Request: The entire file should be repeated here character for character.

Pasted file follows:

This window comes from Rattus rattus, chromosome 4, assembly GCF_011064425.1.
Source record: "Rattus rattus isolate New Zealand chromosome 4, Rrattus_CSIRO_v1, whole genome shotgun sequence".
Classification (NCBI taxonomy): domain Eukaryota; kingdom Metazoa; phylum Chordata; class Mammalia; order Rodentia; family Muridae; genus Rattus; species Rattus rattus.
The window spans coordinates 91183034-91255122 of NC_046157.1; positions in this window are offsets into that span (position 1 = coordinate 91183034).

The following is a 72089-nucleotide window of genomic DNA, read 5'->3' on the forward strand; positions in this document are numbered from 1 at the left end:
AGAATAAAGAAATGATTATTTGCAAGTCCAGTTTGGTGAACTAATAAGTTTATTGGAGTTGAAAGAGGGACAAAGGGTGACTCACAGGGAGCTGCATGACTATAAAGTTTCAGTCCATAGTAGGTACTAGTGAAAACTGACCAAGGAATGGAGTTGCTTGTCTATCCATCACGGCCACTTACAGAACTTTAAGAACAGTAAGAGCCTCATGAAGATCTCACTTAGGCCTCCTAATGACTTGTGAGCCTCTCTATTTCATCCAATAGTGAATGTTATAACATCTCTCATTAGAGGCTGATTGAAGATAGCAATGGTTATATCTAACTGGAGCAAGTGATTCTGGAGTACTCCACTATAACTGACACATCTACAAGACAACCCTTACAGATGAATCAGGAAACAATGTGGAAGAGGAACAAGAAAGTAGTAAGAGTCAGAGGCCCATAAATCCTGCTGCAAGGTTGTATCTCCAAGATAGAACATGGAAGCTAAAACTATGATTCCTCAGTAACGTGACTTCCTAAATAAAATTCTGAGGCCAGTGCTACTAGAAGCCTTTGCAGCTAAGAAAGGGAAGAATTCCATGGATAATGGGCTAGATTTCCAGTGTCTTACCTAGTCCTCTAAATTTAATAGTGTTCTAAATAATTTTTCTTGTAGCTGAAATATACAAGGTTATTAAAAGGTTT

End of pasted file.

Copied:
This window comes from Rattus rattus, chromosome 4, assembly GCF_011064425.1.
Source record: "Rattus rattus isolate New Zealand chromosome 4, Rrattus_CSIRO_v1, whole genome shotgun sequence".
Classification (NCBI taxonomy): domain Eukaryota; kingdom Metazoa; phylum Chordata; class Mammalia; order Rodentia; family Muridae; genus Rattus; species Rattus rattus.
The window spans coordinates 91183034-91255122 of NC_046157.1; positions in this window are offsets into that span (position 1 = coordinate 91183034).

The following is a 72089-nucleotide window of genomic DNA, read 5'->3' on the forward strand; positions in this document are numbered from 1 at the left end:
AGAATAAAGAAATGATTATTTGCAAGTCCAGTTTGGTGAACTAATAAGTTTATTGGAGTTGAAAGAGGGACAAAGGGTGACTCACAGGGAGCTGCATGACTATAAAGTTTCAGTCCATAGTAGGTACTAGTGAAAACTGACCAAGGAATGGAGTTGCTTGTCTATCCATCACGGCCACTTACAGAACTTTAAGAACAGTAAGAGCCTCATGAAGATCTCACTTAGGCCTCCTAATGACTTGTGAGCCTCTCTATTTCATCCAATAGTGAATGTTATAACATCTCTCATTAGAGGCTGATTGAAGATAGCAATGGTTATATCTAACTGGAGCAAGTGATTCTGGAGTACTCCACTATAACTGACACATCTACAAGACAACCCTTACAGATGAATCAGGAAACAATGTGGAAGAGGAACAAGAAAGTAGTAAGAGTCAGAGGCCCATAAATCCTGCTGCAAGGTTGTATCTCCAAGATAGAACATGGAAGCTAAAACTATGATTCCTCAGTAACGTGACTTCCTAAATAAAATTCTGAGGCCAGTGCTACTAGAAGCCTTTGCAGCTAAGAAAGGGAAGAATTCCATGGATAATGGGCTAGATTTCCAGTGTCTTACCTAGTCCTCTAAATTTAATAGTGTTCTAAATAATTTTTCTTGTAGCTGAAATATACAAGGTTATTAAAAGGTTT